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Thumb drive portable Linux setup?

Last response: in Linux/Free BSD
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May 16, 2011 7:45:58 AM

So I've never worked with Linux before.

What I'm looking to do is set up a thumb drive that I can carry with me, and be able to plug in any system and boot into a separate OS from what is installed on the machine. I'm figuring Linux is the way to go for speed and ease of setup/use, but as I've never actually used it before I'm not sure exactly where to start.

I have a 4GB Thumb drive that I'd like to be able to use for this project, and my goal is basically to make a setup that can run basic hardware diagnostics and so forth. If possible I'd like to be able to access information similar to what Everest provides in Windows, and hopefully be able to access un-password protected files off of the systems internal drives. I'd like something that boots as quickly as possible, and will have high compatibility with the various hardware that may be present whether plugging into a laptop/desktop, or whatever, while not having un-necessary bloat taking up space or slowing the drive down.

Can anyone suggest the best Linux distribution to use to accomplish this as well as the basic steps I need to take to set it up, and what additional software I should place on the drive to enable me to accomplish this?

Thanks in advance. :) 
a b 5 Linux
May 16, 2011 12:07:45 PM

This is very easy to do, the hardest part is choosing the distribution.

In a nutshell:

1. Download the .ISO file for the distribution you want to run
2. Download UnetBootin
3. Run Unetbootin to create a bootable pen drive, it automagically copies the files you need from the .iso file onto the pen.
4. Boot from the pendrive.

I've done this whole process in less than 5 minutes for some of the smaller distros.

Distros I have done this with:

DSL
Puppy
Slax

There is a whole world of resouce at the dedicated site PenDriveLinux.com

I've got Lpup on a 4Gb pen at the moment and it boots fine on my C2D rig along with my brothers aged EeePC 704.

Best bit is that it's very quick and non destructive so you play as much as you want.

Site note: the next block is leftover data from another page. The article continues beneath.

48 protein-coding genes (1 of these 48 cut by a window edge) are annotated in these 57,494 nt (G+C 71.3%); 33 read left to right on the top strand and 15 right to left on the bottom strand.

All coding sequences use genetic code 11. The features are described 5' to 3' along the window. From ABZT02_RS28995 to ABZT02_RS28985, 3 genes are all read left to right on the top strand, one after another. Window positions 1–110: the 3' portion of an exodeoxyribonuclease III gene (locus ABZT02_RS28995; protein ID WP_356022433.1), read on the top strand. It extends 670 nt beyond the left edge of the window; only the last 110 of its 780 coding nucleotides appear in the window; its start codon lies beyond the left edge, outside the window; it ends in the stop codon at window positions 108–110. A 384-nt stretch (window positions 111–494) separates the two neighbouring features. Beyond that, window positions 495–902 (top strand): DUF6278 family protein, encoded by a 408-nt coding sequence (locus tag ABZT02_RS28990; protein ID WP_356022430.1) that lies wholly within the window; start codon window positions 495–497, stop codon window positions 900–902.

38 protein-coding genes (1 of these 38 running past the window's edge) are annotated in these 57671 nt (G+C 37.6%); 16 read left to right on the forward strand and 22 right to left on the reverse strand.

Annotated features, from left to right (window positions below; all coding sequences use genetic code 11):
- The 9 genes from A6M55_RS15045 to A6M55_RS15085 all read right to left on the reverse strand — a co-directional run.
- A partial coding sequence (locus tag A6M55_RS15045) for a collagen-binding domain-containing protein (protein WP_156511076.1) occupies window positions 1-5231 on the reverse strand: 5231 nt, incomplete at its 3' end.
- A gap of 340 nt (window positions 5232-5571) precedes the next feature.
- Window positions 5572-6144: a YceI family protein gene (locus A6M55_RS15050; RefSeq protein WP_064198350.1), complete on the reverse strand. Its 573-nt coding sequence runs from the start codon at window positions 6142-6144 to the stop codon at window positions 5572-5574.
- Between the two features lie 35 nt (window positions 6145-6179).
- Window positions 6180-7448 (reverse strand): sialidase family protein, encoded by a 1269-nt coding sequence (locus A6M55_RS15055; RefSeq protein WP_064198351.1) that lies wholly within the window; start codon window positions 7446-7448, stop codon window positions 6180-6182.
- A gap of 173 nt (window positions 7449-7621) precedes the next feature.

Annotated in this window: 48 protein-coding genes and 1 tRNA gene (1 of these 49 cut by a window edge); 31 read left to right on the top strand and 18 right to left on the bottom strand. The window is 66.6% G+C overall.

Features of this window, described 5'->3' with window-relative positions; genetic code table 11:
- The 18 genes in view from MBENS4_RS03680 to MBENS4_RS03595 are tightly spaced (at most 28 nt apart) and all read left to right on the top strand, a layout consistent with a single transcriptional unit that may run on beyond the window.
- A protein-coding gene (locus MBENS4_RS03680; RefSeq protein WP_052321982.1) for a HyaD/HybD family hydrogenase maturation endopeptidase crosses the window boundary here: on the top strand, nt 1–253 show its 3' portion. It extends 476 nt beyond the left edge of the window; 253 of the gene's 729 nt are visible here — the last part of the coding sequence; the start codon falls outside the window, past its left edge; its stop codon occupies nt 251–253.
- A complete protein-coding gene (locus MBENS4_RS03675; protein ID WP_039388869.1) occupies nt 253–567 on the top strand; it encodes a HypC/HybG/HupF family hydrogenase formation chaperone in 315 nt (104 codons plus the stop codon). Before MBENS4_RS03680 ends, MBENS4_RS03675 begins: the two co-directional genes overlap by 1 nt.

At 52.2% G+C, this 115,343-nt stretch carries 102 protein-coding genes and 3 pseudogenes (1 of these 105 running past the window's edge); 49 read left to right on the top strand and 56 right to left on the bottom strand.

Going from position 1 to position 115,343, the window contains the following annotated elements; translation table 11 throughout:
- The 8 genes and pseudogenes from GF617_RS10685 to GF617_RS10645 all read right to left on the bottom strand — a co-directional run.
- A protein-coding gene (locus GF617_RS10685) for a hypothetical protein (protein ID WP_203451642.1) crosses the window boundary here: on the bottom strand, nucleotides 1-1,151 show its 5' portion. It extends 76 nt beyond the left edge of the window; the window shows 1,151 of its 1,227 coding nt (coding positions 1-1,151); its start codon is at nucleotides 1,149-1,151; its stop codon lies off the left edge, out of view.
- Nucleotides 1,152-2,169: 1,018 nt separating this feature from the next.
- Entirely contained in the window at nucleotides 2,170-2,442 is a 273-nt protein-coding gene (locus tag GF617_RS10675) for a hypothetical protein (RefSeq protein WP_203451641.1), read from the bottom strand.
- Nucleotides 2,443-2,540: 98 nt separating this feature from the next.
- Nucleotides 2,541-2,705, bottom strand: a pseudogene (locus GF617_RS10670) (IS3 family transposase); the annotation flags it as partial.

Enjoy!


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a b 5 Linux
May 16, 2011 12:12:02 PM

Personally I prefer PenDrive Linux. I think it works a bit better, but I do agree that both are very good ways to get it done.

As for distro-wise, running something from a flash drive will be pretty quick to load anyway, plus these programs let you set apart some room to install programs and the such. You could always install more programs that way, since Linux is Linux, you can get bits and bobs from almost anywhere.

It's probably a smarter idea to get a mainstream distro rather than an obscure distro that specialises in anything, firstly you get more support and secondly, the driver support tends to be more updated and complete in mainstream distros.
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a b 5 Linux
May 16, 2011 5:00:18 PM

The down side of doing this is the size. USB pen drives are not that fast on the whole, using a small distro like Puppy or Slax allows you to use the 'toram' option when booting allowing the whole system to run from a ram drive. With Puppy you only need 256Mb of ram to do this and still have enough free ram to run Libra Office and Firefox with a few open tabs.

You're totally right about driver support though. Some of the *buntu variants are well worth a try. Xubuntu and the like are a good middle ground.
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a b 5 Linux
May 17, 2011 1:09:04 AM

Personally I'd forgo the advantages of a small distro for the ease of use of mainstream distros.
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a b 5 Linux
May 17, 2011 2:49:21 AM

Backtrack is the best-known forensic distro. Helix is another. However, to use one from a USB stick, quick boot time and therefore, smallish size is essential. AMDfangirl makes a valid point regarding compatibility with known distros, like Slackware or Debian or Ubuntu or Knoppix or Fedora. Please see here http://www.securitydistro.com/security-distros/ . Perhaps grml or NST may be what you are looking for.
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May 17, 2011 2:50:32 AM

So what are the advatanges and disadvantages in terms if speed and functionality between a mainstream and one of the pocket versions?

Like are we talking a few seconds vs a few minutes to boot, or is the difference much less? Also in terms of how much space they'll take up, and feature/usability differences?
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a b 5 Linux
May 17, 2011 4:44:42 AM

Yargnit said:
So what are the advatanges and disadvantages in terms if speed and functionality between a mainstream and one of the pocket versions?

Like are we talking a few seconds vs a few minutes to boot, or is the difference much less? Also in terms of how much space they'll take up, and feature/usability differences?


I would say your concerns are secondary to your flash drive capabilities -- http://www.tomshardware.com/reviews/data-transfer-run,1037-10.html -- but lack of bloat and
streamlined apps specific to the distro desired are advantages (on the oher hand, one
could make their own distro with Linux From Scratch or the like)* to specialized distros.

Debian- and ubuntu-based disros have the advantage of large range of choice within their
repositories and ease of dependency resolution.
________________________________
* Others are working on this very thing, to give you some idea of what you would be getting into
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